Saturday, April 23, 2011

The River Isn't All That's Flooded.

A lot of eyes have been on our rivers this year, and they are high.  In fact, I've lived in Cambridge for six years and I've never seen the Rum River as high as it is this year.  So much that the DNR has closed access to the launches both in Cambridge and between here and Princeton.

As the winter finally loosens its icy grip on our lakes, I usually do a little driving around to the launch.  Just because I can.  Although this year, I was surprised by what I found.  I also took a few snap shots.  First is the launch, or what used to be the launch at Skogman Lake.

 As you can see, the launch itself is completely under water.  I'm not sure if anyone has tried to use it yet, but I know I'm not going to.
 Here's another showing how far up the water has come.  Typically, the water line is on the other side of the bushes and trees.
Another shot of the "parking lot" at Skogman.  The water has also pooled on the other side of parking lot.

I also made a stop at Lake Fannie, which is connected to Skogman via a culvert underneath HWY 95.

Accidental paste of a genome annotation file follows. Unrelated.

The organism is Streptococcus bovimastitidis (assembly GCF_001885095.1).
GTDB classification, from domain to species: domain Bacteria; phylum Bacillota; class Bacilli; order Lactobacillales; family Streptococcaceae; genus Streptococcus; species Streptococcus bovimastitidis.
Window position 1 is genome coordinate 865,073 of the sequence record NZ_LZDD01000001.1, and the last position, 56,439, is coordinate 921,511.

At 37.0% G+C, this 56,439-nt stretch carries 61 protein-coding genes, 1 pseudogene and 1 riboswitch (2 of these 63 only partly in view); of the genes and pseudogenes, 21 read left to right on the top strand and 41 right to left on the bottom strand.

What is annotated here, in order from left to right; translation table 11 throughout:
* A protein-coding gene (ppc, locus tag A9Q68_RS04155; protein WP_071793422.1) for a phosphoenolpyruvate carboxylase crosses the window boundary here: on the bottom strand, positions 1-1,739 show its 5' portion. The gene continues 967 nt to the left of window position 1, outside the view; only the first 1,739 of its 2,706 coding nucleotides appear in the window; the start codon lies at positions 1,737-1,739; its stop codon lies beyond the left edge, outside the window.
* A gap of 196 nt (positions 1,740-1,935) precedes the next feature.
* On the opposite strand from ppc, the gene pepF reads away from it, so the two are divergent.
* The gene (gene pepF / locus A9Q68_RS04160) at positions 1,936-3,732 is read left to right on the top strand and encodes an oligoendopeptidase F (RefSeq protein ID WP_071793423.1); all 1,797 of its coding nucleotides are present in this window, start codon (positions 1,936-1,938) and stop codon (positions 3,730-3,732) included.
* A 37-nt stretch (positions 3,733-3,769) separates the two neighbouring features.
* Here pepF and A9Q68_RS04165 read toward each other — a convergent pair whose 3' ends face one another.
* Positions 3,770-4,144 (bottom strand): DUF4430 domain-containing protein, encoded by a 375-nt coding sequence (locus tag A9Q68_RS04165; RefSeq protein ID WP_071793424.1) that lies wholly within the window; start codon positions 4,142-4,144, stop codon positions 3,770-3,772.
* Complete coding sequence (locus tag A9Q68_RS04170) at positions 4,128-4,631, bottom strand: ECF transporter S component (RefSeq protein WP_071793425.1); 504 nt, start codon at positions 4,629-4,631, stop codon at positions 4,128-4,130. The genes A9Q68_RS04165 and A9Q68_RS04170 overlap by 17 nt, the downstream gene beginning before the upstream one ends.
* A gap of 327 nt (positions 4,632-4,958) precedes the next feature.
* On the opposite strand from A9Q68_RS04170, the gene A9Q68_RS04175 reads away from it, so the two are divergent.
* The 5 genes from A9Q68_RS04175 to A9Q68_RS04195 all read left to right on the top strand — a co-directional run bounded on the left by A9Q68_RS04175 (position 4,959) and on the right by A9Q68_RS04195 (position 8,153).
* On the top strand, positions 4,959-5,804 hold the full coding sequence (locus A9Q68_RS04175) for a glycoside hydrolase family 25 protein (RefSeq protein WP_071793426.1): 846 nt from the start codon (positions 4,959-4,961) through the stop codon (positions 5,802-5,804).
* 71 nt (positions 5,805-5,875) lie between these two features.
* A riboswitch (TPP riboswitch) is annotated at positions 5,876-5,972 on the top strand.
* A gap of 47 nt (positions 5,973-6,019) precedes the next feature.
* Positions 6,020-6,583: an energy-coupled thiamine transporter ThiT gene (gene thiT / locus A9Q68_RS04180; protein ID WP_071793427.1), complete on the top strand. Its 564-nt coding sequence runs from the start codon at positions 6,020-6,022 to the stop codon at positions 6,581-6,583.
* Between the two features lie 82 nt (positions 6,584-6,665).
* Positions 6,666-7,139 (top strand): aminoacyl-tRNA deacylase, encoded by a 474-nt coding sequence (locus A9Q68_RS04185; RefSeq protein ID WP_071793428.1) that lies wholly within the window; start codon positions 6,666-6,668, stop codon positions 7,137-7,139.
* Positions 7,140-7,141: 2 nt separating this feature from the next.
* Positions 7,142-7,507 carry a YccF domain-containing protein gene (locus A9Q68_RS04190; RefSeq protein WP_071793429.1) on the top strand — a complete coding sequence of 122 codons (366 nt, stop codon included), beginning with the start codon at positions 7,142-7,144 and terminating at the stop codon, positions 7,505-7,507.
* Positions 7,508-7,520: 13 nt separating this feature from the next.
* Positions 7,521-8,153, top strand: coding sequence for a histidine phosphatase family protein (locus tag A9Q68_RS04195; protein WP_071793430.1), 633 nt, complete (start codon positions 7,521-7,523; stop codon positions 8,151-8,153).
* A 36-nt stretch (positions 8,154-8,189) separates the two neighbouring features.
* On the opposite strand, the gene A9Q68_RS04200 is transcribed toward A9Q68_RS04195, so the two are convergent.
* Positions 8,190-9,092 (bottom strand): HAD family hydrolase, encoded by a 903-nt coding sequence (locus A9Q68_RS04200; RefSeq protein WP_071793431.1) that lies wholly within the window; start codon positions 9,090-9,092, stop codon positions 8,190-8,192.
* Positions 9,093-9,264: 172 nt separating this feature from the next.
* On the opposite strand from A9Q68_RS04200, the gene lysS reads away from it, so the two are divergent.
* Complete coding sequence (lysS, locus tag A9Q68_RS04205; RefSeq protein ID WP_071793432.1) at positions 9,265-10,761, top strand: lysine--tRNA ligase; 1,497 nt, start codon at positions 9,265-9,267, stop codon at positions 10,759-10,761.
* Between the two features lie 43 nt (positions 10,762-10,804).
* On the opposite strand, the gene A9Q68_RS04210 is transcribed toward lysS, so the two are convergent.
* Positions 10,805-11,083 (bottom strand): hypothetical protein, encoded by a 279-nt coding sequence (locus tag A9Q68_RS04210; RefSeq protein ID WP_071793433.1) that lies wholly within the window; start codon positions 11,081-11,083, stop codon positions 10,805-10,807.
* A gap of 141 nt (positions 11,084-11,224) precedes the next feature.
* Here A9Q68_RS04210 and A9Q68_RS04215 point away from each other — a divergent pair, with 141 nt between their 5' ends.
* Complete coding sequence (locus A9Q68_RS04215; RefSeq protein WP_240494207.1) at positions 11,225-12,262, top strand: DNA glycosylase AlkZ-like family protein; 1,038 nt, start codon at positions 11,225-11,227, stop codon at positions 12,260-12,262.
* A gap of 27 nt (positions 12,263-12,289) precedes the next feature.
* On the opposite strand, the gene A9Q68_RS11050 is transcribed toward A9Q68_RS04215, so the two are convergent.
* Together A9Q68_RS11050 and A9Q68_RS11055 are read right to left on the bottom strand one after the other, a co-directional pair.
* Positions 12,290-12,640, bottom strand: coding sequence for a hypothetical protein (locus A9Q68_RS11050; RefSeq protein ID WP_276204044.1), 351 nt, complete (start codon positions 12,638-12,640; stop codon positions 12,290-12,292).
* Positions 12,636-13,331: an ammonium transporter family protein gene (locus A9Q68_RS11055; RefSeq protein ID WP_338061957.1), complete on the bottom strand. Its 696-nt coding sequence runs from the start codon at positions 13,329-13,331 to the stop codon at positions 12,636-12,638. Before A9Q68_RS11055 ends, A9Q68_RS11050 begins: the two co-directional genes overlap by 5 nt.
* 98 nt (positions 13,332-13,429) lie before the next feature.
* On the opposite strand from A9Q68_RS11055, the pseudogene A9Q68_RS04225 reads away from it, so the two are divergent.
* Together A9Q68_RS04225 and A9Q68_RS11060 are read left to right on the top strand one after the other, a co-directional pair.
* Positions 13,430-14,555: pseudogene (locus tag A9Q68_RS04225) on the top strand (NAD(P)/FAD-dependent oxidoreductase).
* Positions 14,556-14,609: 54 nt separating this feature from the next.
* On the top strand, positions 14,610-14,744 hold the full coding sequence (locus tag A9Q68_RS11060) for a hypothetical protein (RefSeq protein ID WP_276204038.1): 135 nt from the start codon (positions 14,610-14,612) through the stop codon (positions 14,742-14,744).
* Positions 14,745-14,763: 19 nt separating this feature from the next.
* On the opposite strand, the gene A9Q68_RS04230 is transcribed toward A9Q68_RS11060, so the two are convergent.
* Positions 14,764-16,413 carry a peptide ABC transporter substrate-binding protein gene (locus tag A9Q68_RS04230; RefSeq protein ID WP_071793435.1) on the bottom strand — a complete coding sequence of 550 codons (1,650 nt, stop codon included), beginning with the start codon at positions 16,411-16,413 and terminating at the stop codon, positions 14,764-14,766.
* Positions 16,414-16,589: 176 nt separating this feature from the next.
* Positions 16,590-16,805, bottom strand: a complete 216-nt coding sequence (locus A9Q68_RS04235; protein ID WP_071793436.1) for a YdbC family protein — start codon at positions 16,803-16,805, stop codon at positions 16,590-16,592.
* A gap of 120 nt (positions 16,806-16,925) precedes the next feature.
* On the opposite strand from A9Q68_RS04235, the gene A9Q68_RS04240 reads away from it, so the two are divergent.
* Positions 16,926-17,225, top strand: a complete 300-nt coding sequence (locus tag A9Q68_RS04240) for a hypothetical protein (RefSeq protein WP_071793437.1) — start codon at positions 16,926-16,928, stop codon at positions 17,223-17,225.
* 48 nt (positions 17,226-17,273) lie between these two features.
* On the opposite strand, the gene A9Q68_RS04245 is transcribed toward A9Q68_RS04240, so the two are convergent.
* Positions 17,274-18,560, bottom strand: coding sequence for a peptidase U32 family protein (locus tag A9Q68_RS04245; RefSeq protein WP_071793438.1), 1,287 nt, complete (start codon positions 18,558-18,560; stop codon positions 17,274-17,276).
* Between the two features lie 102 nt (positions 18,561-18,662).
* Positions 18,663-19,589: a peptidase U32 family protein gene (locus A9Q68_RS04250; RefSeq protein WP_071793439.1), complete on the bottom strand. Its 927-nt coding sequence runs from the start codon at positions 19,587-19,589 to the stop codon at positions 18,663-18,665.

Here again, the launch is completely flooded. 

The next weekend, I visited Green Lake between Cambridge and Princeton.
 At least here the launch is exposed and usable.  But the water is still high, so high that some of the "guest cabins" at the rich folks houses would get wet if the wind blew strong enough.  (No exaggerating here either.)
Another shot of Green.

Concerning the Rum River.  As I said before, access to the launches are blocked off.  But you can still get to the river by cutting across a small field at the launch in between Cambridge and Princeton.  I took a few shots and was astounded.

 These shots reminded me, vaguely, of Louisiana.
At normal levels, this embankment is a steep drop of about five feet.  Now the water is fairly level with the bank.

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